Think carefully about how you can bring added value to these people and constantly work on your relationship with them. This will bring you by far the greatest success in the long run. Successful networking is all about brining up the discipline to consistently take the right steps. In one of my previous posts you can learn about how to build your discipline.
The art of small talk
For me, small talk is nothing more than the Austrian term “Schmäh führen”, which roughly translates to “joking around”. In other words, be relaxed and preferably yourself! Please avoid political topics, as you can find yourself on thin ice with such subjects. Talk about what is happening at the event or just ask the other person what brought him or her here today.
My most important tip: listen and ask interested questions. Successful people like to talk and are happy about listeners who show true interest in them. But they also have a great sense of when people just want to benefit from their success.
Events are usually not places where in-depth discussions are held. Make an appointment for lunch, a so-called follow up. You can practice small talk. Use every opportunity to make small talk with the people around you. You’ll come to find out that in time, you’ll really enjoy it.
I love successful networking
For me, networking has become second nature. I actually do it all the time. It’s almost automatic, because for me it is nothing else but communicating. Together, it is usually easier! When you are at the beginning, you should not start out completely aimlessly, but make a plan. Start where you feel comfortable, whether in personal or virtual encounters. Often, promising relationships in the real world also arise from online networking. After all, this is how online dating works.
As a professional keynote speaker and presenter, my voice is naturally my greatest asset. In the past, I have hosted large events with tens of thousands of viewers and listeners. My voice must be ready for use at any time. Regular voice-training is therefore part of my everyday life.
My initial perception of my voice was forged in primary school. We were supposed to record something with a Walkman and then play it back in front of the class. My first thought: “What? That’s not me. Who was that talking on my tape?” By perceiving my voice with my inner ear, it sounded completely different than I had imagined.
In 2009 I started to work as a presenter and invested a lot of time and of course money in professional speech training. I practiced every day, took well over 70 individual lessons and participated in a large number of workshops. My entire training lasted almost 13 months. And my voice training continues to this day.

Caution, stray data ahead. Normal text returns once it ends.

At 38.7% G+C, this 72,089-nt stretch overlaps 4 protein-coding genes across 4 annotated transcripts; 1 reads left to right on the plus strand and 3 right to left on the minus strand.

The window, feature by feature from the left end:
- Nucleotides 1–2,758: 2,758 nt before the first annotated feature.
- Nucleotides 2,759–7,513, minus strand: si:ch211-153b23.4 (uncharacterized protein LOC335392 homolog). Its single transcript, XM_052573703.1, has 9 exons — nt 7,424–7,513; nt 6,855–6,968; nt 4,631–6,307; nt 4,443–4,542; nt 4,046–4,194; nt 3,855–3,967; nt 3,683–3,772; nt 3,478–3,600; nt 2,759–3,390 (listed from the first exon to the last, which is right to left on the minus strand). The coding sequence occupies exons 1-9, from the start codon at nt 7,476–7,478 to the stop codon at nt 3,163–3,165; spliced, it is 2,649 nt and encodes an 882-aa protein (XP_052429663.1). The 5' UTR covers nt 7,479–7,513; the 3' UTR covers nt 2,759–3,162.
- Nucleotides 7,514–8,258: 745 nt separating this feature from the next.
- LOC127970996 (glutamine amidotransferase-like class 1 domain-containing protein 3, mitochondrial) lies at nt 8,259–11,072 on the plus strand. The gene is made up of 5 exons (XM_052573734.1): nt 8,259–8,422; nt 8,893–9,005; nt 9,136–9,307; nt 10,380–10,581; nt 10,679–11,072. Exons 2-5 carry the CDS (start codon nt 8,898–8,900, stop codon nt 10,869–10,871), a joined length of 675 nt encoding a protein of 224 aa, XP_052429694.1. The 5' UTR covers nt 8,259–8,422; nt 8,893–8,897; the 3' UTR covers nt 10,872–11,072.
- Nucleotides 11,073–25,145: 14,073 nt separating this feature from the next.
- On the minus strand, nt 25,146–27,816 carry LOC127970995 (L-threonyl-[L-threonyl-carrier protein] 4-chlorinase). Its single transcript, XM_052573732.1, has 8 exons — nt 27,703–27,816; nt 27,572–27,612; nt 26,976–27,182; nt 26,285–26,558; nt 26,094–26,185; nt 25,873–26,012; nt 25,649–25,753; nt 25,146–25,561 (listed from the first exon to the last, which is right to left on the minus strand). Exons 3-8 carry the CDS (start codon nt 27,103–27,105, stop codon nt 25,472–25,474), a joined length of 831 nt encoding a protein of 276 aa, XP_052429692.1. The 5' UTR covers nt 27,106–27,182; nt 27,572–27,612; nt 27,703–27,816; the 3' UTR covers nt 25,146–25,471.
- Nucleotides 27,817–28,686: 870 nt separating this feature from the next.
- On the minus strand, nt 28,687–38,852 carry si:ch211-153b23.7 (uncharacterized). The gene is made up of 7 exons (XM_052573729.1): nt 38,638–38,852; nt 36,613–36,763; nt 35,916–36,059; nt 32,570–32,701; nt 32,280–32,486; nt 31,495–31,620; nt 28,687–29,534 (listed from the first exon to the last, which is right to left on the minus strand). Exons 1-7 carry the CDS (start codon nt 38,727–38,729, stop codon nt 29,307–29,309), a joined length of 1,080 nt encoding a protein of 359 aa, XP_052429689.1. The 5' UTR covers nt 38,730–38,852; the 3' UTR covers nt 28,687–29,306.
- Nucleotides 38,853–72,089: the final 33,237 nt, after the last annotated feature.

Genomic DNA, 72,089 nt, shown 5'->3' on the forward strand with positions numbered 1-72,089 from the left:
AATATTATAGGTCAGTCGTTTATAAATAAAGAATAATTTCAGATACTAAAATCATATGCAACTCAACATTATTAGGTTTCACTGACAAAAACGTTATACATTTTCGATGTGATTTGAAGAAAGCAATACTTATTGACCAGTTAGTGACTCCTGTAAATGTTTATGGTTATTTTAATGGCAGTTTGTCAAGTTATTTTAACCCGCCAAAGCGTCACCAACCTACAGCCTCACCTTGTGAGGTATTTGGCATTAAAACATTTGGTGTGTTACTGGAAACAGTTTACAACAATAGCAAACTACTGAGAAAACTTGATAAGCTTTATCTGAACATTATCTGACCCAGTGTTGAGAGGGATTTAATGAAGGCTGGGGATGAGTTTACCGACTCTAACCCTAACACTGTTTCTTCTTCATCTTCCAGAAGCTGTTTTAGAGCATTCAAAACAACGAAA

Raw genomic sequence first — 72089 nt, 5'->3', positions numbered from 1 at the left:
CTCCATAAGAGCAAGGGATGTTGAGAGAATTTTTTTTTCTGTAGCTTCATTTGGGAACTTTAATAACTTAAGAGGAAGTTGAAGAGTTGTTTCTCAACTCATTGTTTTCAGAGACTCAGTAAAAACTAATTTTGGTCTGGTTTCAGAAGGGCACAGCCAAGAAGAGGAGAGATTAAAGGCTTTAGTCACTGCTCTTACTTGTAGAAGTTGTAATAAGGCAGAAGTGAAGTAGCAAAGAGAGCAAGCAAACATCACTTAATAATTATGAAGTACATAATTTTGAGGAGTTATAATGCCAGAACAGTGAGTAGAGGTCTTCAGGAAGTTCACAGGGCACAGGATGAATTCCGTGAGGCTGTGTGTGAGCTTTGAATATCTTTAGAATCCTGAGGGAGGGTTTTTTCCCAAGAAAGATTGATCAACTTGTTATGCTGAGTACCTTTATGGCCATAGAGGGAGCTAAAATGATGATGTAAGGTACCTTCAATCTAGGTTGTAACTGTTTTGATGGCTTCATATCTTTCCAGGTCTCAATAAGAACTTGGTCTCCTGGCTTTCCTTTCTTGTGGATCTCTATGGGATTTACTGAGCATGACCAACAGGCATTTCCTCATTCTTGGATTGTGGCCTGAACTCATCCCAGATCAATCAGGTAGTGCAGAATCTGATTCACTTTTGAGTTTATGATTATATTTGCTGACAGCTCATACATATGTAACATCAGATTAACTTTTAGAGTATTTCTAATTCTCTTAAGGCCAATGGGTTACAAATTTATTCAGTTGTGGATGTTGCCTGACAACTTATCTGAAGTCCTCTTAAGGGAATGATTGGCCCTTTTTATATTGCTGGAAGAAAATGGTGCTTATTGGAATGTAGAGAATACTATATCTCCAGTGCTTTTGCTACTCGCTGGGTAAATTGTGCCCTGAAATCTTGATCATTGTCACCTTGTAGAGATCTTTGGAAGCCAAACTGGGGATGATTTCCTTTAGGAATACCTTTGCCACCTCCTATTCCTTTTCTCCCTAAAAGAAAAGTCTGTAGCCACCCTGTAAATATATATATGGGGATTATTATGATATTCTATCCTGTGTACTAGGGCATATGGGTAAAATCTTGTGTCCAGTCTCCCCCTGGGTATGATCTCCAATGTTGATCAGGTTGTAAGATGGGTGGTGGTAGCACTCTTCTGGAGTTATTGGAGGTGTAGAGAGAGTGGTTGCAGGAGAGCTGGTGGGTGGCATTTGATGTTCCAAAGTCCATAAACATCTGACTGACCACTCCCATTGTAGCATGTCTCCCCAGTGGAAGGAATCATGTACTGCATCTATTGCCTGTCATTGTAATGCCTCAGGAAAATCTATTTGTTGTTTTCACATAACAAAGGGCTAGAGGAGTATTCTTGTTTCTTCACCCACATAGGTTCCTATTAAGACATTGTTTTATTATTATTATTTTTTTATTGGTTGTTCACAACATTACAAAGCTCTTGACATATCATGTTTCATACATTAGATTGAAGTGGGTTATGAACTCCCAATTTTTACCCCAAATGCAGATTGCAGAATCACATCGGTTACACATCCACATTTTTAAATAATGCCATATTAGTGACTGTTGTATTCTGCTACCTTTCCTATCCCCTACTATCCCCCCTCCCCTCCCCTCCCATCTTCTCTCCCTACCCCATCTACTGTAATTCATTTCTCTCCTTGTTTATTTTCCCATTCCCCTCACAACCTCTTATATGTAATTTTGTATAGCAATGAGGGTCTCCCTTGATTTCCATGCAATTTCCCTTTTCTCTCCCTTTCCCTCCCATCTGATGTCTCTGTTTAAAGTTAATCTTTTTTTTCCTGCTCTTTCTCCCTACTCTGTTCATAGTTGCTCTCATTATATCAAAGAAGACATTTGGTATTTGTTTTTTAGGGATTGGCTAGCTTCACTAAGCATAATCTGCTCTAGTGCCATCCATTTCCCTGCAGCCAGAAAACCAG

Voice training can also make everyday life easier
I firmly believe that voice training can not only be helpful on the job, but also beneficial for your everyday life.
A trained voice that is strong and pleasant whilst simultaneously being characterized by clear pronunciation opens doors in private life as well as in business. People who have a strong voice are perceived as self-confident and strong personalities.
The voice should not be reduced to a mere means of communication; it is much more. It not only conveys the content of a speech, but also conveys emotions and shows whether what is being said actually corresponds to our opinions. The voice is therefore an important indicator during a discussion or a speech.
Everyone has an individual pitch
We all have a very natural pitch when we speak. We feel comfortable and can speak without effort. This pitch is called “indifference pitch”. Stress, fear and other emotions influence natural indifference. As a result, your voice sounds distorted when you are scared. In extreme, exceptional situations, the voice can even be completely absent.
In addition, there is the so-called “psychorespiratory effect”, which can be significantly improved by voice training. This effect is responsible for whether the owner of the voice appears likeable or not.
A nasally-speaking person is often classified as arrogant.
Speakers with a very sharp voice are often perceived as aggressive.
When a speaker has a stuttering voice, the listener often suspects an untruth in the statements.
An exaggerated way of speaking is also associated with incredibility.
With specific voice training exercises, you can easily find and strengthen your natural pitch.
How do you find the right pitch?
Every person has an individual speech-pitch in which they feel comfortable. If you become more nervous or hectic, you will automatically speak a few notes higher than you are used to.
Here is a trick to help you find your “feel-good pitch”:
Think of your favorite dish and say “mmmmhh”. This pitch is your natural speaking pitch. When you speak naturally, your voice varies up to 5 tones and always returns to your natural speech pitch.
A little exercise if you are out of balance with your voice: At the climax of the discussion, if you threaten to drift into higher tones, say “mmmhhh, I understand”. In this way, you can elegantly slide back into your natural pitch and signal: “I am confident, calm and relaxed and do not allow myself to be provoked.”
Which voice elements can you influence via voice training?